This year, I'm striving to create more of that kind of awareness in my life (and make changes accordingly), and this week I'm turning my attention to social media, apps, and the places I spend time online. Specifically, I'm turning my attention to getting rid of those that don't create feelings of love, positivity, and inspiration.

 

WHAT IS INSPIRED UNFOLLOWING? 

What we surround ourselves with -- both in real life and online -- has a great impact on how we feel and live every single day. It's all too easy to fall into patterns, to do something you've always done simply because you've always done it, but I think it's a big mistake to be passive when it come to online consumption. There are a great many things we cannot control in this life, but one that we can is what we look at on our computers or phones. 

To create more self-love and positivity in our lives, we have to consume consciously (I know, that sounds like something Gwyneth Paltrow would say, but hear me out!), especially what we consume visually and electronically. Because I've come to realize how important this is, I came up with the idea of Inspired Unfollowing, a week of reflecting on what I've been consuming online so I can actively choose whether I want to continue doing so. I hope you'll join me this week in taking control of what you consume. 

As you do this, it's important to think critically. There are some things that fall obviously in the "unfollow" category -- the websites that drive you crazy with too many emails; the acquaintance on Facebook constantly ranting; the brand who posts negative memes on Instagram -- but there are many other, less obvious, reasons you might want to unfollow. Here are just a few example of less obvious aspects you might want to look out for:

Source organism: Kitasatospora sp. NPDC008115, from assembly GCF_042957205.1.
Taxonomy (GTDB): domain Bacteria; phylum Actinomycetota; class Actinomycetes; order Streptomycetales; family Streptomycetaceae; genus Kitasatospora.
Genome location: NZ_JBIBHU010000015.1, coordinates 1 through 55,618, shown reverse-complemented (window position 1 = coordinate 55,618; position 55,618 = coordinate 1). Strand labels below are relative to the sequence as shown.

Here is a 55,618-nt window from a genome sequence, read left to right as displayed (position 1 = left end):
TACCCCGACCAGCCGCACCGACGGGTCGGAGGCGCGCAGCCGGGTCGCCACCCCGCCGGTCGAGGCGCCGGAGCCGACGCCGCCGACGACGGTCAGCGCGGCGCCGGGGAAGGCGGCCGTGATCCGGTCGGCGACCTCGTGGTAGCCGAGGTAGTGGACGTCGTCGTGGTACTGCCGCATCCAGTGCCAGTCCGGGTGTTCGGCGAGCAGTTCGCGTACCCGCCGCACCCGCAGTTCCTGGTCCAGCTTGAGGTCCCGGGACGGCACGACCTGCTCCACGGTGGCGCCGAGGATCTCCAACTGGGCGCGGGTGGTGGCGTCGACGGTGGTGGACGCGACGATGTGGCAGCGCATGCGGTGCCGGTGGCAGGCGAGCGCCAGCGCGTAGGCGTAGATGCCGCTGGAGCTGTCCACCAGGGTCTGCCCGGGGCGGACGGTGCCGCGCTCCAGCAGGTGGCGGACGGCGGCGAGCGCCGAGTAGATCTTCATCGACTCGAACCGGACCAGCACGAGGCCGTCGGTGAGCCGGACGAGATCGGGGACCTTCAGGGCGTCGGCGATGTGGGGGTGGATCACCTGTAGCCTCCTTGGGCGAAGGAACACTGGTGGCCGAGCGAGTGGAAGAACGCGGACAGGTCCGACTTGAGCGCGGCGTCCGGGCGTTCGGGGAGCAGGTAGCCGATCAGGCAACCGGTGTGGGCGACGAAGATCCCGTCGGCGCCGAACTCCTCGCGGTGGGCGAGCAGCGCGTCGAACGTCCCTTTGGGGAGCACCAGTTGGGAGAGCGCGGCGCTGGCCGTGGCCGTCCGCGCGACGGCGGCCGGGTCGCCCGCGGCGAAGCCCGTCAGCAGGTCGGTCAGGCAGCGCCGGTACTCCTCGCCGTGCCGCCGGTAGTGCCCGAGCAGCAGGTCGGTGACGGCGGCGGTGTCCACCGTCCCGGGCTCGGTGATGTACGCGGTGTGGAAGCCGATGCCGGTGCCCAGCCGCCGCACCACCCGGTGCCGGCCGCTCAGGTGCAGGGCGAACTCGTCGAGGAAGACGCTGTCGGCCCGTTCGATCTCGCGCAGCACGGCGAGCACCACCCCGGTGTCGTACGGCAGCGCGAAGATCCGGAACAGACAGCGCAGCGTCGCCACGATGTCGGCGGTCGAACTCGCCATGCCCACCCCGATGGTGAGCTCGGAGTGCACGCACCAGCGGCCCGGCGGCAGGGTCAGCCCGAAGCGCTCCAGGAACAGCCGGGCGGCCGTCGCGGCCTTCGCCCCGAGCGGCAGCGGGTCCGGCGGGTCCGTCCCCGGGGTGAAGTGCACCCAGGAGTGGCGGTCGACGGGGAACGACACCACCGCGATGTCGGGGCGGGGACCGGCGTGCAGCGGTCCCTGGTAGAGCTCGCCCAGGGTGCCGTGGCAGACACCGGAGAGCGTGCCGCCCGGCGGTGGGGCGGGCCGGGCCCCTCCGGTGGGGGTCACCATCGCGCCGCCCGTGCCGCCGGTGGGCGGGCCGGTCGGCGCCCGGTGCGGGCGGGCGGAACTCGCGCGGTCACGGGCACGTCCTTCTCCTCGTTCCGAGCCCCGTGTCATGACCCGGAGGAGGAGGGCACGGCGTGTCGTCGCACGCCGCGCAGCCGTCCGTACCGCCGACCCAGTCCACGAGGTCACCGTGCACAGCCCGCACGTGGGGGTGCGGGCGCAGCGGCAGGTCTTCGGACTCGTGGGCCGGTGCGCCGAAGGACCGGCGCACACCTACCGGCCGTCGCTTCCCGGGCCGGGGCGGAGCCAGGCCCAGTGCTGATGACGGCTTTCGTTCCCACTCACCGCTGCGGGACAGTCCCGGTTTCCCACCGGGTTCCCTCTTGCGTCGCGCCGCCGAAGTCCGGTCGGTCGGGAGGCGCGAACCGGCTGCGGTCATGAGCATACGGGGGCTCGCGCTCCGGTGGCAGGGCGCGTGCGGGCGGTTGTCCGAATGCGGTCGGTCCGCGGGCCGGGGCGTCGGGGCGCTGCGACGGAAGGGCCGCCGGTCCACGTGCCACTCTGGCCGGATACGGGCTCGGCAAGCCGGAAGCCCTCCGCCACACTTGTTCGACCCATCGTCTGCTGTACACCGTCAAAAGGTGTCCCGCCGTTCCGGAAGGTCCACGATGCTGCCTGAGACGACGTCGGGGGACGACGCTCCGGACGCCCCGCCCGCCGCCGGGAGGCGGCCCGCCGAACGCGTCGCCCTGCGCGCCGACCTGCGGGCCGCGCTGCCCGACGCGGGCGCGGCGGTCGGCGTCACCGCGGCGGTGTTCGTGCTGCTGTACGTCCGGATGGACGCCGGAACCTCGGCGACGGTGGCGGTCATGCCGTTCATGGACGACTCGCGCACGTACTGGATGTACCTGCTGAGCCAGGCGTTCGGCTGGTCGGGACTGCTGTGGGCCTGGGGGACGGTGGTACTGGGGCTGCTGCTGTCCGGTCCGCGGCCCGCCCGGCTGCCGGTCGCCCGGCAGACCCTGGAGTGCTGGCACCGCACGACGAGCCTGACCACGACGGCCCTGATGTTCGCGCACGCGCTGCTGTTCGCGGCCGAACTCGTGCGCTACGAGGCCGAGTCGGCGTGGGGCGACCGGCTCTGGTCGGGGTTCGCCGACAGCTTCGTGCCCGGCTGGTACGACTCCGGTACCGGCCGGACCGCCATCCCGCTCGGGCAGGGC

• Unfollow unrealistic representations of beauty making you feel bad about your body
  • Unfollow memes or jokes that might be amusing but focus mostly on putting others down
  • Unfollow images of a "perfect" lives that cause you to feel overly envious or jealous
  • Unfollow brands promoting items you cannot afford that make you feel unsuccessful
  • Unfollow companies that don't support your personal beliefs (do your research!)
  • Unfollow people / brands that no longer interest or inspire you (we change and that's ok!)
  • Unfollow celebrities that don't inspire, uplift, or empower you in some way
  • Unfollow accounts you started following years and years ago but no longer enjoy